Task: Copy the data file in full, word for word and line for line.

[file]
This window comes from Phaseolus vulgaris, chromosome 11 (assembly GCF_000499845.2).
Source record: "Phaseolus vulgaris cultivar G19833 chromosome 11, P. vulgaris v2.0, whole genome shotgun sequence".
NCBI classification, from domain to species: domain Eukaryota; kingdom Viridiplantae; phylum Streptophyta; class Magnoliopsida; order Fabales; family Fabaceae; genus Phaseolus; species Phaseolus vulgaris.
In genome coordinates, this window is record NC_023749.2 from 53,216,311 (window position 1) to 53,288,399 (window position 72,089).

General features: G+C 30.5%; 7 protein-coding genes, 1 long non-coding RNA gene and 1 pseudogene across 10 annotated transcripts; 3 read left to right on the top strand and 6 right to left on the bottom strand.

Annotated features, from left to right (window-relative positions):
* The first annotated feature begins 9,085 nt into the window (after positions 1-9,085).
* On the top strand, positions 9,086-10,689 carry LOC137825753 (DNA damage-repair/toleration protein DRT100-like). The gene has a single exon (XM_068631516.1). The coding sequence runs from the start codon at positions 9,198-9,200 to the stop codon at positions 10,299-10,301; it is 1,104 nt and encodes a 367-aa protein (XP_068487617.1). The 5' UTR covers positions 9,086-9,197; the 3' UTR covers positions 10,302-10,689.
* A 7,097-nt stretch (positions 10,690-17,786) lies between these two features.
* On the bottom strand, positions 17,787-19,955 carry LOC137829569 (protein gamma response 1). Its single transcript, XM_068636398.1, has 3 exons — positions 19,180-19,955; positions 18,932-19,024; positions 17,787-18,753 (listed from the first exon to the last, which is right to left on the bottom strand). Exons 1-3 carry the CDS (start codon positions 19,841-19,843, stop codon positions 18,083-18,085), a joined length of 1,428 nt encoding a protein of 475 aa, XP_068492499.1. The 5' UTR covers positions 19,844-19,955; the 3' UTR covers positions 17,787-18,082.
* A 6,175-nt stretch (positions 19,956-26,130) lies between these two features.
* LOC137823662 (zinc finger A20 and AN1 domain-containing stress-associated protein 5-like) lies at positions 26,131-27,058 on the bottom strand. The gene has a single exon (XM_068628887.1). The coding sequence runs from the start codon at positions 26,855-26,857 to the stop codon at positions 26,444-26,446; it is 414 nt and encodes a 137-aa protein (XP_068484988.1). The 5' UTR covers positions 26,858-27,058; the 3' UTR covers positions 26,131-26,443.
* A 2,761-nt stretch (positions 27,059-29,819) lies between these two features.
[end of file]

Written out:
This window comes from Phaseolus vulgaris, chromosome 11 (assembly GCF_000499845.2).
Source record: "Phaseolus vulgaris cultivar G19833 chromosome 11, P. vulgaris v2.0, whole genome shotgun sequence".
NCBI classification, from domain to species: domain Eukaryota; kingdom Viridiplantae; phylum Streptophyta; class Magnoliopsida; order Fabales; family Fabaceae; genus Phaseolus; species Phaseolus vulgaris.
In genome coordinates, this window is record NC_023749.2 from 53,216,311 (window position 1) to 53,288,399 (window position 72,089).

General features: G+C 30.5%; 7 protein-coding genes, 1 long non-coding RNA gene and 1 pseudogene across 10 annotated transcripts; 3 read left to right on the top strand and 6 right to left on the bottom strand.

Annotated features, from left to right (window-relative positions):
* The first annotated feature begins 9,085 nt into the window (after positions 1-9,085).
* On the top strand, positions 9,086-10,689 carry LOC137825753 (DNA damage-repair/toleration protein DRT100-like). The gene has a single exon (XM_068631516.1). The coding sequence runs from the start codon at positions 9,198-9,200 to the stop codon at positions 10,299-10,301; it is 1,104 nt and encodes a 367-aa protein (XP_068487617.1). The 5' UTR covers positions 9,086-9,197; the 3' UTR covers positions 10,302-10,689.
* A 7,097-nt stretch (positions 10,690-17,786) lies between these two features.
* On the bottom strand, positions 17,787-19,955 carry LOC137829569 (protein gamma response 1). Its single transcript, XM_068636398.1, has 3 exons — positions 19,180-19,955; positions 18,932-19,024; positions 17,787-18,753 (listed from the first exon to the last, which is right to left on the bottom strand). Exons 1-3 carry the CDS (start codon positions 19,841-19,843, stop codon positions 18,083-18,085), a joined length of 1,428 nt encoding a protein of 475 aa, XP_068492499.1. The 5' UTR covers positions 19,844-19,955; the 3' UTR covers positions 17,787-18,082.
* A 6,175-nt stretch (positions 19,956-26,130) lies between these two features.
* LOC137823662 (zinc finger A20 and AN1 domain-containing stress-associated protein 5-like) lies at positions 26,131-27,058 on the bottom strand. The gene has a single exon (XM_068628887.1). The coding sequence runs from the start codon at positions 26,855-26,857 to the stop codon at positions 26,444-26,446; it is 414 nt and encodes a 137-aa protein (XP_068484988.1). The 5' UTR covers positions 26,858-27,058; the 3' UTR covers positions 26,131-26,443.
* A 2,761-nt stretch (positions 27,059-29,819) lies between these two features.